Tuesday, April 21, 2009

nice work if you can get it

when i was in high school, many years ago (my 15th reunion is coming up), like many aspiring writers i kept notebooks where i'd jot poems, short stories, song lyrics, and what have you.

most of these were naturally terrible, and i'd be ashamed to show them now. one such awful story involved a photo shoot being interrupted by right-wing censors. the "twist" if you can call it that was that the model in the shoot (naturally inspired by a fellow student i was crushing on at the time) was in fact modestly dressed, but still the photo shoot was censored because the model was so pretty that it was believed her smile alone would be overly titillating.

the story was stupid and corny; the twist not particularly clever. and it wasn't so much meant as a clever satire (which is wasn't), but more as an excuse to fantasize about a pretty classmate. so imagine my surprise at how things have changed since i was in school.

these days, a teenage girl in a swimsuit can get prosecuted for child pornography simply for posing for a photo if she's "posed provocatively"—which i take to mean if she's cute.

under the current (insane) interpretation of the law, "child pornography" is so impossibly illegal that teenagers can't even own mildly erotic photographs of themselves. a teenage girl who takes a photo of herself in a bra or bikini risks being placed on the sex offender registry for life.

but there is one loophole. apparently, the only people who are allowed to own "child pornography" are teachers and school administrators:

atrios quoted this passage on his blog, but i think he ended the quote one paragraph too soon:

Marissa and her parents joined a group of about 50 others at the courthouse. Before showing the photos, Mr. Skumanick explained his offer to the crowd, answering one father's question affirmatively, that -- yes -- a girl in a bathing suit could be subjected to criminal charges because she was posed "provocatively."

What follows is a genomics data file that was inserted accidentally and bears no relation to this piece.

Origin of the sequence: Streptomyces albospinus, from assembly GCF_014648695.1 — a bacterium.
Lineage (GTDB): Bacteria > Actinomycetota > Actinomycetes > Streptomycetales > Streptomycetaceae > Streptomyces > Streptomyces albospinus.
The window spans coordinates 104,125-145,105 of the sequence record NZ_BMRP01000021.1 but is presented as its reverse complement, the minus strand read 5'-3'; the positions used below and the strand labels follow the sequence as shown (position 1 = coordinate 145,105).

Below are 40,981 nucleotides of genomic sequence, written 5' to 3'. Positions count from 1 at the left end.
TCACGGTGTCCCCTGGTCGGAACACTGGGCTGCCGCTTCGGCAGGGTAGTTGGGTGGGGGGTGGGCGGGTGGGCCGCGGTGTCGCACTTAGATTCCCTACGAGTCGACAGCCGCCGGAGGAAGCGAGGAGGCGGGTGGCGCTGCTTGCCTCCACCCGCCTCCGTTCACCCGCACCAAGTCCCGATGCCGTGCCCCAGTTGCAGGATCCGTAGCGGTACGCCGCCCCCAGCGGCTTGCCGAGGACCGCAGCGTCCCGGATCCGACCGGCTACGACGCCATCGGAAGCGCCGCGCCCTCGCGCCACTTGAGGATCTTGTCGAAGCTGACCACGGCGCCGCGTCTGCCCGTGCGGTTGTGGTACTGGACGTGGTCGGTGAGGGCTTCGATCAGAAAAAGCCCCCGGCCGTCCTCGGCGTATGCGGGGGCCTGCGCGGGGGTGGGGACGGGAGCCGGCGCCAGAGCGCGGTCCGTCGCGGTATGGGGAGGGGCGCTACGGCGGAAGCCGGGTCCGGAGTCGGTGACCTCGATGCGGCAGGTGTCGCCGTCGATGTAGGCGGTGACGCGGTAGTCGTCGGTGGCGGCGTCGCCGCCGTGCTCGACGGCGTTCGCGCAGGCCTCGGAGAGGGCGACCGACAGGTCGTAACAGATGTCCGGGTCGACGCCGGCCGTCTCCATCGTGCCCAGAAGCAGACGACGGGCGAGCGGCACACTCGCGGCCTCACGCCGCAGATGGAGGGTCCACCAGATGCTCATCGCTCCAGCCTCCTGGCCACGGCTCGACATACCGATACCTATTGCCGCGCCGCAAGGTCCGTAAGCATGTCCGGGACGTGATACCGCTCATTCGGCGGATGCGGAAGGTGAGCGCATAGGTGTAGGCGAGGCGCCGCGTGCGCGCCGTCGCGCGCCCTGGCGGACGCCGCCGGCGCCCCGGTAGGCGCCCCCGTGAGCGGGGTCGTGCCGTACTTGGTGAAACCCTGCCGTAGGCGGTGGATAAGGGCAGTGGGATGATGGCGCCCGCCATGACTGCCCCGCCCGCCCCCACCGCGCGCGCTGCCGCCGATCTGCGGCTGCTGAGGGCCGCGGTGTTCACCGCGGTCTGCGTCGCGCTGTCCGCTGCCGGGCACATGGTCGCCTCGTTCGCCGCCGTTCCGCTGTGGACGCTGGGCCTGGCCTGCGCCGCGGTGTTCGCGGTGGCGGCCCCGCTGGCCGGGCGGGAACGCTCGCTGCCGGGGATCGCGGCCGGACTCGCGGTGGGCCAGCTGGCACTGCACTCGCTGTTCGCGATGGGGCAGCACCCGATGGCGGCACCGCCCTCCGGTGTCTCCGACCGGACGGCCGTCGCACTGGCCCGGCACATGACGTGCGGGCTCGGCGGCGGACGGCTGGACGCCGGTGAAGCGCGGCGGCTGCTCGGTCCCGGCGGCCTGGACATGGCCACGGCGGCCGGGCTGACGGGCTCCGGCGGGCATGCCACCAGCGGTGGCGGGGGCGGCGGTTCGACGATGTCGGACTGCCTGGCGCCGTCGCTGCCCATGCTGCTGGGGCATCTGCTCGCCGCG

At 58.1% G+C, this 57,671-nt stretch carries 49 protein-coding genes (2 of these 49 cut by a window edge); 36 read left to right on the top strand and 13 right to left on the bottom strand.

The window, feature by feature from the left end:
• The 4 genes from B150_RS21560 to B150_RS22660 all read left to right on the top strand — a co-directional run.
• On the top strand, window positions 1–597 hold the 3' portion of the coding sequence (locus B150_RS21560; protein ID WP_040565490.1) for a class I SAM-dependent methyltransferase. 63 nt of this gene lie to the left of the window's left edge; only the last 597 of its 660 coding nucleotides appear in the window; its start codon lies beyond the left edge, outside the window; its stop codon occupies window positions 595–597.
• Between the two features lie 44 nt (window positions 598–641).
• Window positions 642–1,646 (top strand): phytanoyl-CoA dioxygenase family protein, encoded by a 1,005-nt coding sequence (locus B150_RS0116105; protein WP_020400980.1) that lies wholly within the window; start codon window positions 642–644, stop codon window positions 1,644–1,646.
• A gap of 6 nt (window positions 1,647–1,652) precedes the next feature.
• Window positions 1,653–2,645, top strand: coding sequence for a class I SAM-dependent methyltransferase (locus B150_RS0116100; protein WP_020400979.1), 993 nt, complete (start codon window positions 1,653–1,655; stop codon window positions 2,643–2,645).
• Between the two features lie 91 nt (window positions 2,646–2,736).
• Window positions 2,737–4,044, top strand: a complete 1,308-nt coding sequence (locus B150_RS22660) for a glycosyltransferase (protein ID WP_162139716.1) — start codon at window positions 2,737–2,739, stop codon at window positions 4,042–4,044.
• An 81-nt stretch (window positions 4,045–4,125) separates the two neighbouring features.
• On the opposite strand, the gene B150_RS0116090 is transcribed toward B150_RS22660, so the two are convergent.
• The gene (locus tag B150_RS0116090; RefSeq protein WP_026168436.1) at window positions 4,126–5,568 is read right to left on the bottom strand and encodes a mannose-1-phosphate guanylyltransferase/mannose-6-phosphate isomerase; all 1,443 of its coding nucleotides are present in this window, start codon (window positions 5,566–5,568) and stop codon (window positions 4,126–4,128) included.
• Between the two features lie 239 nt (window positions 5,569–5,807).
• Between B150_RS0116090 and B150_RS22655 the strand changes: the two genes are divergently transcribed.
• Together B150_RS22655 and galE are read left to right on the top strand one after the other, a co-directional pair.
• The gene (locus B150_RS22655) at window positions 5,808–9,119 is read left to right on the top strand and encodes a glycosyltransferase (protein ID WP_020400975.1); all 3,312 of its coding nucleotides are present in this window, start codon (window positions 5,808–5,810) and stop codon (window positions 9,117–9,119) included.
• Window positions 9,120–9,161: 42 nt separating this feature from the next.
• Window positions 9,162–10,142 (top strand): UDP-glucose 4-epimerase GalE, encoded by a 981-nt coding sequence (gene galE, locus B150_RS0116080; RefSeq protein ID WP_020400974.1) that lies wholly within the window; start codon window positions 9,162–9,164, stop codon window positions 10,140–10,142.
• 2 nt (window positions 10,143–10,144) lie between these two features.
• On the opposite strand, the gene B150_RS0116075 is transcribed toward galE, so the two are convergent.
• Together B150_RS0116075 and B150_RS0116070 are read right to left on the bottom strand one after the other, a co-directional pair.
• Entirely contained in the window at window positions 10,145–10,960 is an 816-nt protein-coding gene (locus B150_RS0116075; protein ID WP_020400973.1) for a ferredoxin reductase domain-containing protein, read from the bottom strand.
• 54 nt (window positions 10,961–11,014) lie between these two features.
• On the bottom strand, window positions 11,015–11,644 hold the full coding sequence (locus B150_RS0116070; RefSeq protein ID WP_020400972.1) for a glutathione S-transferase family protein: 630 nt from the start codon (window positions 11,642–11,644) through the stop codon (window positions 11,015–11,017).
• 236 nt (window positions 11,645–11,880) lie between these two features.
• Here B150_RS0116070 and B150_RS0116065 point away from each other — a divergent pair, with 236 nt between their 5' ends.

Mr. Skumanick told them he could have simply charged the kids. Instead, he gave them two weeks to decide: take the class or face charges.

He then told the parents and teens to line up if they wanted to view the photos, which were printed out onto index cards. As the 17-year-old who took semi-nude self-portraits waited in line, she realized that Mr. Skumanick and other investigators had viewed the pictures. When the adults began to crowd around Mr. Skumanick, the 17-year-old worried they could see her photo and recalls she said, "I think the worst punishment is knowing that all you old guys saw me naked. I just think you guys are all just perverts."

Mr. Skumanick dismisses the criticism, saying that no one could see photos of teens who weren't their own children.

no one, that is, except for skumanick himself, who no doubt has a copy of every racy photo his students have ever sexted to each other, and has surely seen them all multiple times.

now, i don't know if skumanick is the kind of guy who'd go home and touch himself while looking at all those photos of underage girls with their shirts off. i'd like to think that he's not. but i do know that if i were that type of guy, a job like skumanick's would be my dream job.

update: as john m points out in the comments, skumanick is actually the district attorney, so it appears that the best way to get your hands on lewd photos of underage girls is actually to work in the DA's office. though i'm sure school administrators do still get to see plenty of that stuff.

1 comment:

John M said...

Unless I'm reading the article wrong, Skumanick is the district attorney, not a teacher or administrator, so I'm not sure how his behavior justifies the shot at school officials as a class, a class to which Skumanick doesn't belong.

I agree with you completely on the merits of this case: prosecuting the distribution of swimsuit/underwear photos is patently absurd, as is the notion of putting teens who have distributed photos of themselves in any sort of criminal jeopardy, let alone the sort of criminal jeopardy that could result in lifetime placement on the sex offender registry.

Still, even free speech absolutists generally agree that the restriction of "true" child pornography, i.e., actual nude sexual photos of kids under the age of consent, is necessary. Clearly, in a prosecution against a truly egregious case of child pornography, it would be necessary for police, prosecutors, or anyone else who might come across the evidence (including school officials) to view the items. I suppose, as in the case you discuss, that it would be a great job for someone who likes looking at such items, but I'm not sure it's a fair criticism.

In other words, I agree with you completely on the merits, but I think your approach here is a bit cheap-shot based. Clearly, the prosecutor is overreaching. Child porn charges for photos that could be taken at the community swimming pool are absurd. Child porn charges against kids who take photos of themselves are outrageous. I'm a little less sympathetic for recipients who send a "for your eyes only" photo of a girlfriend to others, but even if some charge is justified, registration as a sex offender is not.